Re: [xsl] Selecting a subset of siblings using following-sibling

Subject: Re: [xsl] Selecting a subset of siblings using following-sibling
From: Jeni Tennison <jeni@xxxxxxxxxxxxxxxx>
Date: Fri, 23 Nov 2001 19:10:26 +0000
Hi Liat,

> I need to extract the nodes B through D. I have tried to do this using:
> <xsl:for-each select="child::B/following-sibling::*[(name(.) != 'E')]">
>    do something here...
> </xsl:for-each>

That path selects the following siblings of the B element whose name
is not 'E' - everything after the B element that isn't an E element in
other words.

> but I seem to be getting the nodes B, C, D, F and G (which is not
> desirable, since I only need nodes B, C and D). I'm not sure if this
> is the right (read elegant) approach, but I can't figure out another
> way to select a subset of nodes and define its boundaries (i.e., is
> it possible to define the boundaries as 'upper' and 'lower' limits
> with node B being the 'lower' limit and node D the 'upper' limit?).

There are a few ways of approaching this. The obvious one is to select
the B, C and D elements explicitly with:

  <xsl:for-each select="B | C | D">

But I assume that you can't do that for some reason. Another approach
is to select all the child nodes of the current DETAIL element that
(a) have a B element as a preceding sibling, or are themselves a B
element and (b) have a D element as a following sibling, or are
themselves a D element. You can do this with:

  <xsl:for-each select="*[(preceding-sibling::B or self::B) and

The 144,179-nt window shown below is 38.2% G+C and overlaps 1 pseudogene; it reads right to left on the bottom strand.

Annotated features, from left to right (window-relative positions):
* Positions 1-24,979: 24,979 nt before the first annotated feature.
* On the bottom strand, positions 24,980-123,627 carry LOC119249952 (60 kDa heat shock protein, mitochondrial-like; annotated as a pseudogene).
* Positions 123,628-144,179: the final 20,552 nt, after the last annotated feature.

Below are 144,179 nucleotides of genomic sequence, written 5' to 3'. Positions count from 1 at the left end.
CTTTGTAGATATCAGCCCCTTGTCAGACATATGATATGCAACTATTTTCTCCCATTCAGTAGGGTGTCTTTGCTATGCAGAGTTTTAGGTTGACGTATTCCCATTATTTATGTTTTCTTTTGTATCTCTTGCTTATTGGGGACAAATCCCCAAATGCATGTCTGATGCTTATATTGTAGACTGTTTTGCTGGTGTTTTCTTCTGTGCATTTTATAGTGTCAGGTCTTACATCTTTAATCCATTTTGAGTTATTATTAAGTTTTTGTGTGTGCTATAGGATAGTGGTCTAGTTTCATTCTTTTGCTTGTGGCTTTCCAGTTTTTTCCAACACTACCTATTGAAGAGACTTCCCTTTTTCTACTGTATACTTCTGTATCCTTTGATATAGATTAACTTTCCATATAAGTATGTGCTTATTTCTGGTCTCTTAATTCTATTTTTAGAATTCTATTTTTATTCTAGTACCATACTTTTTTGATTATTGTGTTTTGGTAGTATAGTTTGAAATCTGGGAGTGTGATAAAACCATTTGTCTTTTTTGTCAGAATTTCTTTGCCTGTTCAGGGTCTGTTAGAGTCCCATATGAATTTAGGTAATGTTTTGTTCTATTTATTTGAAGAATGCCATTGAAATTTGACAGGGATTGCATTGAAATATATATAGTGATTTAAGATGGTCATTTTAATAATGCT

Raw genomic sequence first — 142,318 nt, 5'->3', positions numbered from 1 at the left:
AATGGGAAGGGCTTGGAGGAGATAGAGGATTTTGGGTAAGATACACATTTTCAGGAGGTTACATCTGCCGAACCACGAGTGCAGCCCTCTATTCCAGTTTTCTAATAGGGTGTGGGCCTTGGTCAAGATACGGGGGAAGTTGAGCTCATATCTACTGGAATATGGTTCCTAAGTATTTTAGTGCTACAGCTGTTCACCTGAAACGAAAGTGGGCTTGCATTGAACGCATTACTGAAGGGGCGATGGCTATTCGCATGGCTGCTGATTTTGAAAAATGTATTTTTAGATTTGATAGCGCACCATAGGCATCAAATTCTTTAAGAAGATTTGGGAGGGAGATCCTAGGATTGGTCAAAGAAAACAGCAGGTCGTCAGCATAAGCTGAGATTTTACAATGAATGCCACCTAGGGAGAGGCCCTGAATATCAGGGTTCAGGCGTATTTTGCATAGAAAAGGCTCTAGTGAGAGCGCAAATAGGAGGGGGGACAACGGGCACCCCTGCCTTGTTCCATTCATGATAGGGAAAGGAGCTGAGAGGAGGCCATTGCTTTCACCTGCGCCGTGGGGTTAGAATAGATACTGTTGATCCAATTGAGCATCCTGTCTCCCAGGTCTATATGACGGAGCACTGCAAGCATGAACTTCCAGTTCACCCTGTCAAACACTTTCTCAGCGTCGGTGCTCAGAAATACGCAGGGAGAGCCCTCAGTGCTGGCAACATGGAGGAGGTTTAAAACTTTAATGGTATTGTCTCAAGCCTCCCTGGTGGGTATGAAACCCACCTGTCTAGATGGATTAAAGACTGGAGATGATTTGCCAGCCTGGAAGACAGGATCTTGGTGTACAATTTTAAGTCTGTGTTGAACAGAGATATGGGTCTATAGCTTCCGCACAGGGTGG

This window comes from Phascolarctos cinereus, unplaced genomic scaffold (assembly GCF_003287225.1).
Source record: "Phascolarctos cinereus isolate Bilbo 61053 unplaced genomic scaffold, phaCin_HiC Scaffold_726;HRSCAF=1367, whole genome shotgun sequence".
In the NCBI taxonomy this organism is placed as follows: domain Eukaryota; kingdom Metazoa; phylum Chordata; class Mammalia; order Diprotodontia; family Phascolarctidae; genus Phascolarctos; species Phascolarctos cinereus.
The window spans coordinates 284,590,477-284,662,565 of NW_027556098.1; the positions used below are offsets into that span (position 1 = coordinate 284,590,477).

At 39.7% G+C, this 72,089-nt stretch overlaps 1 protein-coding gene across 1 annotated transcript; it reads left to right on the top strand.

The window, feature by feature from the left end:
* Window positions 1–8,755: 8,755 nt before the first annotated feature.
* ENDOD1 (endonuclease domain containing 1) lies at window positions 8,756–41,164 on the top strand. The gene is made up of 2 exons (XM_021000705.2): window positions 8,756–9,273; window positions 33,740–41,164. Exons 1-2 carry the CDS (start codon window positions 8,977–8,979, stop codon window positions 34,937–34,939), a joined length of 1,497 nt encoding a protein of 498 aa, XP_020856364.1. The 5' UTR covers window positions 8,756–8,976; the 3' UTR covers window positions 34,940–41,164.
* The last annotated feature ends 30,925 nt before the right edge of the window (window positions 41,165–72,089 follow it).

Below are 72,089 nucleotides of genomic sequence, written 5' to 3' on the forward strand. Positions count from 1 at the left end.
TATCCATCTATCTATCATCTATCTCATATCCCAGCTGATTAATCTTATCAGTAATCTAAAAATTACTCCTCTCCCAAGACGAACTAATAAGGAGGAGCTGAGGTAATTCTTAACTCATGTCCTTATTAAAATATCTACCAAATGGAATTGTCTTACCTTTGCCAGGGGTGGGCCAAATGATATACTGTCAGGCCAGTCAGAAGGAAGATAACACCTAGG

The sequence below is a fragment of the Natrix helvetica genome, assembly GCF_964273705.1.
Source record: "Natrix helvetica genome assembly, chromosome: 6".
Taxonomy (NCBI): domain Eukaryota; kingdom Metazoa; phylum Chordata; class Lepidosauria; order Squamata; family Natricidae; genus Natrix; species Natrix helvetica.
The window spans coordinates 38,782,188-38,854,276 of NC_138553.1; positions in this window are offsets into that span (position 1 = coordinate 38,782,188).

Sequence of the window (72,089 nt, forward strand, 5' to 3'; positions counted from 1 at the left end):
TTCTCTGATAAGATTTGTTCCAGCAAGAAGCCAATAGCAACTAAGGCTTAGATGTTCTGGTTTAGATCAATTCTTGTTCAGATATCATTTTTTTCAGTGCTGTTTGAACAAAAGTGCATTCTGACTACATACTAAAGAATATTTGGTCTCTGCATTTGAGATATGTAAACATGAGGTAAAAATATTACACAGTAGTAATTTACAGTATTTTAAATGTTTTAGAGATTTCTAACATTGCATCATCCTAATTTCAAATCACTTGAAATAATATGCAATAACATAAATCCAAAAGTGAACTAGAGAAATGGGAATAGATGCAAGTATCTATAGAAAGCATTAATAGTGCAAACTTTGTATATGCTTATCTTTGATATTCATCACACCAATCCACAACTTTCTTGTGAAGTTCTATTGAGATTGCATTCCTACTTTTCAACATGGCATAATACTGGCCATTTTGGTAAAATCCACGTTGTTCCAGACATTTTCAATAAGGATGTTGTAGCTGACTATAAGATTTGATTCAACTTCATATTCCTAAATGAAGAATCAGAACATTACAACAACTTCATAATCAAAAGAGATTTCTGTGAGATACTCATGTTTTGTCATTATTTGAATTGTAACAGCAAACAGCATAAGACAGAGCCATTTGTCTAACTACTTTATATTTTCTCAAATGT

(following-sibling::D or self::D)]">

Another method is to use templates rather than xsl:for-each and step
through the elements one by one. To start off, apply templates just to
the B element:

  <xsl:apply-templates select="B" />

Now have a template that matches all children of the DETAIL element
and does whatever you want it to do (the stuff inside the

<xsl:template match="DETAIL/*">

Once you've done whatever it is for that element, then you need to see
whether you need to apply templates to the next element. Basically you
apply templates to the next element as long as this element isn't the
D element (which is where you want the journey to stop):

<xsl:template match="DETAIL/*">
  <xsl:if test="not(self::D)">
    <xsl:apply-template select="following-sibling::*[1]" />

Using the template will probably be more efficient because it will
only visit the nodes that you're interested in, compared to the path
above which will visit *all* the children of the DETAIL element while
trying to work out whether it should process them or not.

I hope that helps,


Jeni Tennison

 XSL-List info and archive:

Current Thread